The man in red takes calls from kids in a special holiday edition of Checkup's Ask Me Anything series.
Sunday on Checkup

What's your song or message for the ones you're missing over the holidays?

Gathering with family and friends might be cancelled this Christmas — but not on Cross Country Checkup.
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Flaky pies & perfectly baked cookies: Pastry chef Anna Olson shares her tips

It’s the time of year where kitchens across the country are filled with the smells of cookies and pies. But if you’re new to baking — or looking for some expert tricks — celebrity pastry chef Anna Olson has some tips to share.
Sunday on Checkup

Will you be first or last in line for the COVID-19 vaccination?

The speculation is over. Health Canada has approved a COVID-19 vaccine for use in Canada. What COVID-19 risks are you facing?
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Ultra-cold storage and slowing transmission: Your COVID-19 vaccine questions answered

Amid reports that the federal government's top health agency could soon approve a COVID-19 vaccine, the start of a return to normalcy may feel within reach for many Canadians, a Toronto physician says. Still, many have questions about the shot's rollout and safety.
Sunday on Checkup

How are you doing Christmas differently?

As the holidays approach, the big Christmas rethink is on thanks to the COVID-19 pandemic.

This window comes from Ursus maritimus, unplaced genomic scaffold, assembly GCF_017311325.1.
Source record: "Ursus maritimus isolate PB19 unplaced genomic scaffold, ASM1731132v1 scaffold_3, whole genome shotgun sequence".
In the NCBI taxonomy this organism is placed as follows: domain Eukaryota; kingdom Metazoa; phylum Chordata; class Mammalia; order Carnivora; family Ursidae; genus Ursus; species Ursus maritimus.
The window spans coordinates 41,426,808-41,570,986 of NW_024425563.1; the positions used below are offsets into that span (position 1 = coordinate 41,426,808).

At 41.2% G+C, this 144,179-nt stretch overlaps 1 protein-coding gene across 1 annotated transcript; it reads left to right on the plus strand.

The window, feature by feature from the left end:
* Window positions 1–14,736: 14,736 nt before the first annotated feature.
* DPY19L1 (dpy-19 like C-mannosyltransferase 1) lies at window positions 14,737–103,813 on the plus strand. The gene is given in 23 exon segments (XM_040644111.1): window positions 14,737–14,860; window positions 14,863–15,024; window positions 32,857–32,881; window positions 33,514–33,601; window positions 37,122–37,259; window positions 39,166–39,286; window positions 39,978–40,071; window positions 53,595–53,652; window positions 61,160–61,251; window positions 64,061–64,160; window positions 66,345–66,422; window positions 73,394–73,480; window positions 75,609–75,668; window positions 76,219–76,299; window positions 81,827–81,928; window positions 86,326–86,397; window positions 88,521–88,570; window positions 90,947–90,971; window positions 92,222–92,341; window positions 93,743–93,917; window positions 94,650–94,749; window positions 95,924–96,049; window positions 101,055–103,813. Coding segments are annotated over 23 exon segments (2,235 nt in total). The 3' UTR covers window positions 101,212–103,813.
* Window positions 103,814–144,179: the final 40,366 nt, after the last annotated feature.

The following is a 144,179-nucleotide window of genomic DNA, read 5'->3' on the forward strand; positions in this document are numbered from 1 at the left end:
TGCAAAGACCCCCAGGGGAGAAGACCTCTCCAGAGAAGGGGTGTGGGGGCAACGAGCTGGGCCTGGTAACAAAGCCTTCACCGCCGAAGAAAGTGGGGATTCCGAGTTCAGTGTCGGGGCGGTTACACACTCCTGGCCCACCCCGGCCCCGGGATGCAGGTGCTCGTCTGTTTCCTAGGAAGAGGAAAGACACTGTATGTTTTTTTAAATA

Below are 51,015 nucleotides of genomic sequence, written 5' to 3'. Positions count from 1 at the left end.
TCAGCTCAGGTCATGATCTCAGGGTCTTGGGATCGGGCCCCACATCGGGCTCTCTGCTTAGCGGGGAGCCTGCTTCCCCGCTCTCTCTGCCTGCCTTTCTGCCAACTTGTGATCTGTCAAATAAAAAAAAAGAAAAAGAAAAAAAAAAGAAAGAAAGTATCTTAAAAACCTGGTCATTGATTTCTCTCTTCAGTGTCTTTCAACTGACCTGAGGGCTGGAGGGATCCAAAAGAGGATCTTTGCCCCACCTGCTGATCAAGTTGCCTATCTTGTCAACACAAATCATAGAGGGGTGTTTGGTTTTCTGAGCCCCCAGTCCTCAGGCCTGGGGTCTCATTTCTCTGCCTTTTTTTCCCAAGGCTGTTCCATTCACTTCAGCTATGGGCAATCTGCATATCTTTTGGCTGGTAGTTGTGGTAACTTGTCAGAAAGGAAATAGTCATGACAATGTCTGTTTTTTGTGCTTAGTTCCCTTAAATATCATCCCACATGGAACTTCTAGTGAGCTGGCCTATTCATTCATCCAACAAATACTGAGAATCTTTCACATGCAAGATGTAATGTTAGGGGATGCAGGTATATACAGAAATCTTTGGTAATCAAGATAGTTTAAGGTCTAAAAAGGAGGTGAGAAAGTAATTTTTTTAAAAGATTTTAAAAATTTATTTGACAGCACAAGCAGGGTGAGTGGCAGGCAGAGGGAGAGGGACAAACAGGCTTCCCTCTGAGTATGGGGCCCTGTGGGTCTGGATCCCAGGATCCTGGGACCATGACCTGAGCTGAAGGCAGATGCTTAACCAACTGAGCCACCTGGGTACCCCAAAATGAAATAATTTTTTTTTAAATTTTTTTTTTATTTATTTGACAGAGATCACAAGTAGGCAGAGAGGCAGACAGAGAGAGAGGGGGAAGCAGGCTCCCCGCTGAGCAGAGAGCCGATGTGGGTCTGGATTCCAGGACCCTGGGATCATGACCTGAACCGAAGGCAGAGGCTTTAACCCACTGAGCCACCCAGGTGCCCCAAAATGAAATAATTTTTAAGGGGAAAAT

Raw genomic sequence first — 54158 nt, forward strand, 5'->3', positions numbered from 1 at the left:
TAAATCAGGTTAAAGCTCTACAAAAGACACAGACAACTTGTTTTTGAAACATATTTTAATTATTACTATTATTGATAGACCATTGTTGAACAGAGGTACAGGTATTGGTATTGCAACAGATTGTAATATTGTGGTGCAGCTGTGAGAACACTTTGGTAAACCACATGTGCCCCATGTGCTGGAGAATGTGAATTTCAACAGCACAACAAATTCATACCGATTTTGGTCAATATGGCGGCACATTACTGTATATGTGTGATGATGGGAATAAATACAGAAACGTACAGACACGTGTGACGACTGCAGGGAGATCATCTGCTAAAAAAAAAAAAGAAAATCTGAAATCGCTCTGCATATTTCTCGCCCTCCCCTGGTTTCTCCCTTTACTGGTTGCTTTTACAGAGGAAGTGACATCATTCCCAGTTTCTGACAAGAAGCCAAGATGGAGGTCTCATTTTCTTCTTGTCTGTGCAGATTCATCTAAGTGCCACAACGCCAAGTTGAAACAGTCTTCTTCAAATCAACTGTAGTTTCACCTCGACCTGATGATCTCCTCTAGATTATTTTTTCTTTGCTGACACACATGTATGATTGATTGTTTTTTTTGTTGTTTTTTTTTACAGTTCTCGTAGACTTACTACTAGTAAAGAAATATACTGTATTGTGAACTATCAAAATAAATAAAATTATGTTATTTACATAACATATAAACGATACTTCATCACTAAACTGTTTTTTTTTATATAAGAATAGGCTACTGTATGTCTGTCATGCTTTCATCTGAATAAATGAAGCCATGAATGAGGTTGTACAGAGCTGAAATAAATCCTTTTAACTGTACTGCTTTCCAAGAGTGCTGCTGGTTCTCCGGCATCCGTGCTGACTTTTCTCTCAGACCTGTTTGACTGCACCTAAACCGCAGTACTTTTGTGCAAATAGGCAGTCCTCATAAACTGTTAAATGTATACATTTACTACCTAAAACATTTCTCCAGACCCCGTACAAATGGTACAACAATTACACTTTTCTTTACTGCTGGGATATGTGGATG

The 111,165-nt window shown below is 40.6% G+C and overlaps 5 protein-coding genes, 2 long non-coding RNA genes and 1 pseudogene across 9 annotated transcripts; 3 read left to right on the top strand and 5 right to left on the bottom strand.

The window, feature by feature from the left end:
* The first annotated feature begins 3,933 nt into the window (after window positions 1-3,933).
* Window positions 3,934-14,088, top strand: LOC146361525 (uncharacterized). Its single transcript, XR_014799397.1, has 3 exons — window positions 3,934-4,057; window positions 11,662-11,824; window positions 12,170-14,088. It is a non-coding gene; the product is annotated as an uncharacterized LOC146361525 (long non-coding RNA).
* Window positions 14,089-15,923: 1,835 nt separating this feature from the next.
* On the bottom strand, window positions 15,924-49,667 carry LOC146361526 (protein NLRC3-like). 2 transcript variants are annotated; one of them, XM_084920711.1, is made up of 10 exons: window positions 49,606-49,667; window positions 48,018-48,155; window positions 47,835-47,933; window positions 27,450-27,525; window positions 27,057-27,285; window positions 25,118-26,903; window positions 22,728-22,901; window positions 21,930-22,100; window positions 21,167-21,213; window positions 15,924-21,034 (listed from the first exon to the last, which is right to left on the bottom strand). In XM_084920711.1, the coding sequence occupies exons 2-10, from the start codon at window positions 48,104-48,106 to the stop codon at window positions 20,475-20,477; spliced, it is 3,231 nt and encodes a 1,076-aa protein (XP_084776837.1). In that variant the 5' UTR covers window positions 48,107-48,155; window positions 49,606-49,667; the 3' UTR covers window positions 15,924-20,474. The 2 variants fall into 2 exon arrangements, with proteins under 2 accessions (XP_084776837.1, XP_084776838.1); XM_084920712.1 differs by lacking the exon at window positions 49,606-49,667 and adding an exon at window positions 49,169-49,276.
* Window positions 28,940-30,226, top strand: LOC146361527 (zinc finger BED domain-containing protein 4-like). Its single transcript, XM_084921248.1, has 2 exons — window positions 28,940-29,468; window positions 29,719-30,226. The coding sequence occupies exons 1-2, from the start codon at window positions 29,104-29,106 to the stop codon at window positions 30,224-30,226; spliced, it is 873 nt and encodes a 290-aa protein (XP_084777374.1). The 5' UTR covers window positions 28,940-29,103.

Thinking outside the box could offer a 'refreshing change' this holiday season, says psychologist

For many Canadians, the winter holidays offer a time to connect with friends and loved ones — but because of COVID-19, it won't be business as usual this year. Clinical psychologist Rehman Abdulrehman says it's a good time to try new ways of celebrating.

This year, Santa Claus is just a video call away

2020 will be remembered as the year that gatherings went virtual — and for Santa, it’s no different. With malls closed and get-togethers postponed, Santa Claus performers are going virtual this Christmas.
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Ask Me Anything: Dr. Samir Sinha on long-term care

Long-term care homes across the country are once again facing a wave of COVID-19 outbreaks. Dr. Samir Sinha is the director of geriatrics at Sinai Health System and University Health Network Hospitals in Toronto and answers caller questions.
Sunday on Checkup

Are you gathering with friends and family this Christmas?

Dr. Theresa Tam, Canada's chief public health officer, says the holidays need to look a little different this year — a little more distanced with no large gatherings. What are you doing differently?

Using mRNA to develop vaccines wasn't 'on my radar,' says Moderna co-founder

In 2008, stem cell biologist Derrick Rossi discovered that modified messenger RNA, or mRNA as it's more commonly known, can prompt the body to quickly produce proteins that trigger an immune response. That work is now the basis of a promising coronavirus vaccine.
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Ask Me Anything: Peter Mansbridge

Peter Mansbridge, former CBC broadcaster and author of Extraordinary Canadians: Stories from the Heart of our Nation, answers listeners questions.

Experts worry that making a COVID-19 vaccine mandatory could harm public trust

As parts of Canada face a second lockdown amid rising COVID-19 cases, vaccines are being touted as a solution to the pandemic and the resulting economic hardship facing businesses. But experts say that when a shot becomes available, making it mandatory could do more harm than good.